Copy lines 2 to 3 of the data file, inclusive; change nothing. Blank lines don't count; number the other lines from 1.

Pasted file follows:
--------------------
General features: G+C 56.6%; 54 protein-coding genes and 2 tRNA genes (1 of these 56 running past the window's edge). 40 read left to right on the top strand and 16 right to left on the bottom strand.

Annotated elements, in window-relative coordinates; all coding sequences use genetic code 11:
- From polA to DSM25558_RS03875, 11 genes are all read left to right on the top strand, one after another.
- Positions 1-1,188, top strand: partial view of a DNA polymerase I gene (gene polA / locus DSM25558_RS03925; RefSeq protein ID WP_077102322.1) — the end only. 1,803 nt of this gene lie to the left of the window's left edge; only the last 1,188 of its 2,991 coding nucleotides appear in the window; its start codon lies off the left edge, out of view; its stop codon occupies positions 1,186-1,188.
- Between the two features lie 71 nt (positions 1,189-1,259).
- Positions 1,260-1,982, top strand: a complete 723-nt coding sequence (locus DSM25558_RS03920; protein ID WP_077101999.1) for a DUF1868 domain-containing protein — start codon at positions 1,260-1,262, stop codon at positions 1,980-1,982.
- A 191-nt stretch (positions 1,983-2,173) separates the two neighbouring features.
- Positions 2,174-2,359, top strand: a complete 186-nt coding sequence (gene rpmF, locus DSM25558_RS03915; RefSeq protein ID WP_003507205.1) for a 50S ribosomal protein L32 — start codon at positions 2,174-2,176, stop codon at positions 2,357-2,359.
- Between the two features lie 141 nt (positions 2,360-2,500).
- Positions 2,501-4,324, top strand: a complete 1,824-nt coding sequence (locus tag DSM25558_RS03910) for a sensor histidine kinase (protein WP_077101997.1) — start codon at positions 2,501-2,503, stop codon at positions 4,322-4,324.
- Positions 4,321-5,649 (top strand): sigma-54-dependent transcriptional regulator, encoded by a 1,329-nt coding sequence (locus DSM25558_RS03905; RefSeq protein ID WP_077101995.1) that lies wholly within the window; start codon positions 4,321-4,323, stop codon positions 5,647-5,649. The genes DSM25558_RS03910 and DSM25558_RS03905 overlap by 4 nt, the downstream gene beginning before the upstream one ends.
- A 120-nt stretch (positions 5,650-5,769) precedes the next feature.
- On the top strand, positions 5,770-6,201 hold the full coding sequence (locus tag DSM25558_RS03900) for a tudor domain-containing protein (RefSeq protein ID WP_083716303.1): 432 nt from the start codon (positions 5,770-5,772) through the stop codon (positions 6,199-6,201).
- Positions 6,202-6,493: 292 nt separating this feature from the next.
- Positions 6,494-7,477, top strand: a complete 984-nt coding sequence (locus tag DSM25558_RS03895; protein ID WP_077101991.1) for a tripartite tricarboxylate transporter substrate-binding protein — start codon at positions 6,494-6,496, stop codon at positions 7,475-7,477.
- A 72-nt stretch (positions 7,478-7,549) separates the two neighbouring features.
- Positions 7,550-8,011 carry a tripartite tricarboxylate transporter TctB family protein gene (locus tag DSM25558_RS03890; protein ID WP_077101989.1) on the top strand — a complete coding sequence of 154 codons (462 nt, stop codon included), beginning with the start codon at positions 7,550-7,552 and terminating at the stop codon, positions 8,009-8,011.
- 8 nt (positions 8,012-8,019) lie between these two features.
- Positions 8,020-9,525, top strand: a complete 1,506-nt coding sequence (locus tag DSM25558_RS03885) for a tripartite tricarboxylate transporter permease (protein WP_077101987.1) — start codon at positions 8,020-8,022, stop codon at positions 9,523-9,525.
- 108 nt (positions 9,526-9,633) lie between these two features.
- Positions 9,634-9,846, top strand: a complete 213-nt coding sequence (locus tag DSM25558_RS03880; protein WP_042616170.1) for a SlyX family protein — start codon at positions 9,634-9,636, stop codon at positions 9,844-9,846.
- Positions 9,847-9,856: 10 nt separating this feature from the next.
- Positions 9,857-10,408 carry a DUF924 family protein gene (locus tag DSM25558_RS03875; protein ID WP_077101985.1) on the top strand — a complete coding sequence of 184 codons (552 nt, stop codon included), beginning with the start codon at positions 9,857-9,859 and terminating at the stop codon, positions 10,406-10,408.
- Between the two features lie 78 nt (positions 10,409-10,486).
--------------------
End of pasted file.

Annotated elements, in window-relative coordinates; all coding sequences use genetic code 11:
- From polA to DSM25558_RS03875, 11 genes are all read left to right on the top strand, one after another.